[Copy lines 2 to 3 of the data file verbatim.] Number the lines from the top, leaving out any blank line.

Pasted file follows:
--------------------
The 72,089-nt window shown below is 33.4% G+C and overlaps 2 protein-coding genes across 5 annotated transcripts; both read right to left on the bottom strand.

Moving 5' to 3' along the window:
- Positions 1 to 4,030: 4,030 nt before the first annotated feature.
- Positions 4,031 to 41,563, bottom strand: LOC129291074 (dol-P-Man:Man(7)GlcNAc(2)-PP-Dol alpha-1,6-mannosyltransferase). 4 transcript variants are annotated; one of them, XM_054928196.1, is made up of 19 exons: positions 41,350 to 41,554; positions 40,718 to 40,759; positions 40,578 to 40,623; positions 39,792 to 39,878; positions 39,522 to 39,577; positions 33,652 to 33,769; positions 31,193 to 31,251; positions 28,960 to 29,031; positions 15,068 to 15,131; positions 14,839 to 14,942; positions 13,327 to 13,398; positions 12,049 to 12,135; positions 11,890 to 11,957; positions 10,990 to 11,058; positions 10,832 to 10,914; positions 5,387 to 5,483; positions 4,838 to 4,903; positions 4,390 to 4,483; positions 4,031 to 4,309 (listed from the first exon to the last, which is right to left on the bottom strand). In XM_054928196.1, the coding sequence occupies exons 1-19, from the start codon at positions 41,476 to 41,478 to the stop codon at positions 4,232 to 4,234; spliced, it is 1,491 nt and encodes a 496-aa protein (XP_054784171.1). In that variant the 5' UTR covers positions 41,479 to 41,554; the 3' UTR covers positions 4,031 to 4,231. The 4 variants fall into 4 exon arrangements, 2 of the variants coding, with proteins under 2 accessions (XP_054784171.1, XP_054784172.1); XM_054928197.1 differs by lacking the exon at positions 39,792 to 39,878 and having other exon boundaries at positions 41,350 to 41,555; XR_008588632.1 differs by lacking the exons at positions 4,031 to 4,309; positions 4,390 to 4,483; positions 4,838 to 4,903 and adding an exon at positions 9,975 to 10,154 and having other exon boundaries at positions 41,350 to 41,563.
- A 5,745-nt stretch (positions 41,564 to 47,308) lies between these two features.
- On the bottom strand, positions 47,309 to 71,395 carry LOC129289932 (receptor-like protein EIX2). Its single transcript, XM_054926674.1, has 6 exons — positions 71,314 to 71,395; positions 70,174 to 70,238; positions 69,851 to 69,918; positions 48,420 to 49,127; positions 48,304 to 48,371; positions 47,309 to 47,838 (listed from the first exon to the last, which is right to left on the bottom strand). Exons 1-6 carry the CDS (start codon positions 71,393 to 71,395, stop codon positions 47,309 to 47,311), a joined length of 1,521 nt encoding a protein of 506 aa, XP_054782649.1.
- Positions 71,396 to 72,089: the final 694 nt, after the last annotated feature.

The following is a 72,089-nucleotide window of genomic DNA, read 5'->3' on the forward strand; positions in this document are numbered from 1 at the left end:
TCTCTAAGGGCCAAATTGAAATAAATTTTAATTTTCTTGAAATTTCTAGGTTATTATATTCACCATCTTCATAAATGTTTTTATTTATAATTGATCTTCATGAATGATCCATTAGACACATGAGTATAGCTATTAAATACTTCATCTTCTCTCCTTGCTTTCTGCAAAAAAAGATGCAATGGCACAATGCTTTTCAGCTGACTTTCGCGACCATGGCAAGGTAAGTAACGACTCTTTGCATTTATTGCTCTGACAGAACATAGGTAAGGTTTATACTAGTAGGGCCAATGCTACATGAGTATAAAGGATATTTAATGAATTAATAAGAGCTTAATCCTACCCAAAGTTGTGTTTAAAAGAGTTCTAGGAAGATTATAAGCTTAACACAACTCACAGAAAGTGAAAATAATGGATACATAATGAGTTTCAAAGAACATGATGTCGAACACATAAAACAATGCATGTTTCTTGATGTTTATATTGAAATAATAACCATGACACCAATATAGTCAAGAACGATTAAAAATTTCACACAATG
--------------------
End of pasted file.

Moving 5' to 3' along the window:
- Positions 1 to 4,030: 4,030 nt before the first annotated feature.